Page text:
This May, as many East Texans are heading to the polls, Tyler voters won’t see city council and school board positions on the ballot.
The fact that there are so many uncontested races for city council is indicative of a statewide trend, one state official said. A school board member said the time commitment necessary to serve on the board could deter potential candidates.
This May, there will be four uncontested Tyler city council races, which could be cancelled if there are no further filings for the District 6 seat vacated by Jason Wright in January. The last day to file for the District 6 seat is Monday.
In Tyler ISD, there will be no school board election after only one candidate filed for each of the three open positions on the board.
“It’s hard to find people to run — there’s a great deal of training to complete and it’s usually unpaid,” Bennett Sandlin, Texas Municipal League executive director, said this week. Sandlin said it’s not common for most people to want to run for a public office.
The city provided a history of all city council and mayoral races back to the year 2000.
Since 2000, there have been 31 uncontested races and 17 contested in the city government. All city offices are two–year terms with a maximum of three consecutive terms.
In 2011, the last time there were three uncontested races for city council seats, the city of Tyler canceled the elections.
The large time commitment, and the fact many city council positions are unpaid, are two of the biggest detractors to getting candidates to run for office, Sandlin said.
He said in some instances, there is not one person who wants to run for office. Sandlin such much is expected of a city councilman.
“City Council is for the dedicated. You have to learn a lot of complicated stuff, like budgets, and about different departments of the city — sometimes it may take serving several terms to get up to speed,” Sandlin said.
William Nemir, of the Texas Association of School Boards, said most first-year board members find board service takes more time than they expected.
In addition to the regular board meetings, board members like to attend school events and, in some cases, are expected to, he said. On top of that, they have to read a lot in preparation for meetings.
“It’s a tough job,” said Nemir, who is director of the association’s leadership team services division. “It’s a tough form of service and we do encourage potential board members to think long and hard about doing (it)” because of the time commitment and the public nature of it.
TISD board President Michelle Carr said she thinks the time commitment is a factor when people are deciding whether to run for school board or not.
A typical week might require five to 10 hours of work whereas a big week could be up to 30 hours, said Mrs. Carr, who has served on the board for nine years.
A first-year school board member has to complete at least 17 hours of continuing education, according to information provided by the Texas Association of School Boards. Experienced board members have to do about half that each year.
School board and city council members said it takes dedication and a lot of time to manage their work and public service responsibilities.
“I have taken vacation days to handle mayoral duties,” Tyler Mayor Barbara Bass said.
Other weeks, she may spend about 10 hours per week handling city business. Council members also said their time commitments vary each week, but they are happy to serve the community.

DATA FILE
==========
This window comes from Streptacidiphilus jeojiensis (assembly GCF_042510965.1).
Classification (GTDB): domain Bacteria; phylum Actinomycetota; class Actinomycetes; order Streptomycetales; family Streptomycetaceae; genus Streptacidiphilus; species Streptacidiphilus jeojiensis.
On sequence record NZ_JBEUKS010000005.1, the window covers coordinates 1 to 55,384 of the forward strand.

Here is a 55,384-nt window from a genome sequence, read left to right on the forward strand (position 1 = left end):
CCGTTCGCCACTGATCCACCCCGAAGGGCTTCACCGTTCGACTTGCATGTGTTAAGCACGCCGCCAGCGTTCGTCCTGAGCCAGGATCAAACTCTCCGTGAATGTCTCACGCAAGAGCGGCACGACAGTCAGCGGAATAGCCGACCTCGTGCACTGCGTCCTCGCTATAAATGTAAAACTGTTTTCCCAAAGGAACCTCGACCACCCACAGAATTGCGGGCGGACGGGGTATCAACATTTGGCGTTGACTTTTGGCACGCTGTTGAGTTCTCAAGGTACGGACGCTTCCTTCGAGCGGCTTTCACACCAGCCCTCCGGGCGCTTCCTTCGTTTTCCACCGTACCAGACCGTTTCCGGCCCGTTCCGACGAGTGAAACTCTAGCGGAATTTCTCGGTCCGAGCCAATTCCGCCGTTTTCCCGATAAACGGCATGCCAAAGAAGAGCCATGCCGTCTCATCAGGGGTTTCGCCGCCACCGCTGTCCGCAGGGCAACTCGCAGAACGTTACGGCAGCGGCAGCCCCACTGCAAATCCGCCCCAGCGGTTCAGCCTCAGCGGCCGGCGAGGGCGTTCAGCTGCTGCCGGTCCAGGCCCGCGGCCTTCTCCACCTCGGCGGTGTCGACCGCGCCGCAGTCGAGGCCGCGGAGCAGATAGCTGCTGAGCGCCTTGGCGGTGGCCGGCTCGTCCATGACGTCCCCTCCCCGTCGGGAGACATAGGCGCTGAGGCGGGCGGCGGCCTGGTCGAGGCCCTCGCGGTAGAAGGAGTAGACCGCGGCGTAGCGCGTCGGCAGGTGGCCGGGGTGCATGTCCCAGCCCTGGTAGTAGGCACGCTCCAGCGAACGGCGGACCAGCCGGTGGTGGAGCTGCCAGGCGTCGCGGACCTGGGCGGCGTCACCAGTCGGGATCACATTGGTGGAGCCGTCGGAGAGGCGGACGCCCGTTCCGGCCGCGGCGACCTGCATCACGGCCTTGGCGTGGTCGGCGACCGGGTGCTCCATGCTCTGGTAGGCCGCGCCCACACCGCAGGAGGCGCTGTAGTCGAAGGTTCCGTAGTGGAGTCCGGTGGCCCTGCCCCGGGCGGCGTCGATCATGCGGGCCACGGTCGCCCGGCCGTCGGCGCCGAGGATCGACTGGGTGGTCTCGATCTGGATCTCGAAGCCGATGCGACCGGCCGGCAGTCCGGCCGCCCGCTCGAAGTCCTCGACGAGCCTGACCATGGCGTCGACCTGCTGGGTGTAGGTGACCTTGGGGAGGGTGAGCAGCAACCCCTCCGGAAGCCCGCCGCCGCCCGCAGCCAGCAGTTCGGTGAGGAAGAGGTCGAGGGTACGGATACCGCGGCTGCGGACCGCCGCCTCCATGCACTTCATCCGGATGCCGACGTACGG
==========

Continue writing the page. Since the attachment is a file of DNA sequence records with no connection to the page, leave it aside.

“To be prepared for the meetings, we must do a lot of background work,” Heines, 50, a Realtor, said. “I enjoy every minute of that time. I would venture to say everyone does.”
He added that the decisions he makes as a councilman affect businesses, nonprofits, faith-based institutions and tax payers.
Darryl Bowdre, 55, is in his first term representing District 2, and works full time as the minister of South Central Church of Christ. In addition, he serves on the East Texas Council of Governments Board, as well as four to six city council committees.
Bowdre said being a councilman is a balancing act and that it is important to “assess yourself so that you don’t get burned out because you can receive a barrage of visits and calls.”
TISD board vice president the Rev. Orenthia Mason also works full-time in addition to her service on the board. She works as the Texas College director of alumni affairs and external relations and serves as pastor of Cole Hill CME Church.
The Rev. Mason said she relies on God’s strength to help her complete her daily tasks and believes that investing in education and service is a part of her calling
“I have to learn what my priorities are and I have to keep those in order,” she said. “I consider my responsibility as a member of the board … as a calling because you’re serving your community.”
Donald Sanders, 60, who served as a councilman representing District 2 from 2006 to 2012, said the council members do this service with no salary.
“It’s a challenge to be a councilmember — you have to want to serve your constituents,” he said.
He attributes this to the personal attacks and divisiveness that’s happening at so many levels in the public arena. This can be a consideration even in lower-level races, he said.
“It’s very sad because I think it’s very important for there to be competition,” McCormick said.
Smith County Democratic Party Chairman David Henderson said he doesn’t have an answer for why so few people run sometimes, but it’s a problem that concerns him.
“There is just a level of apathy that is really not conducive to good government and it’s really obviously not conducive to having a top quality school board (and) public education system,” he said. “I beat my head against the wall all the time on this issue. Why can’t we get more people to run for offices?”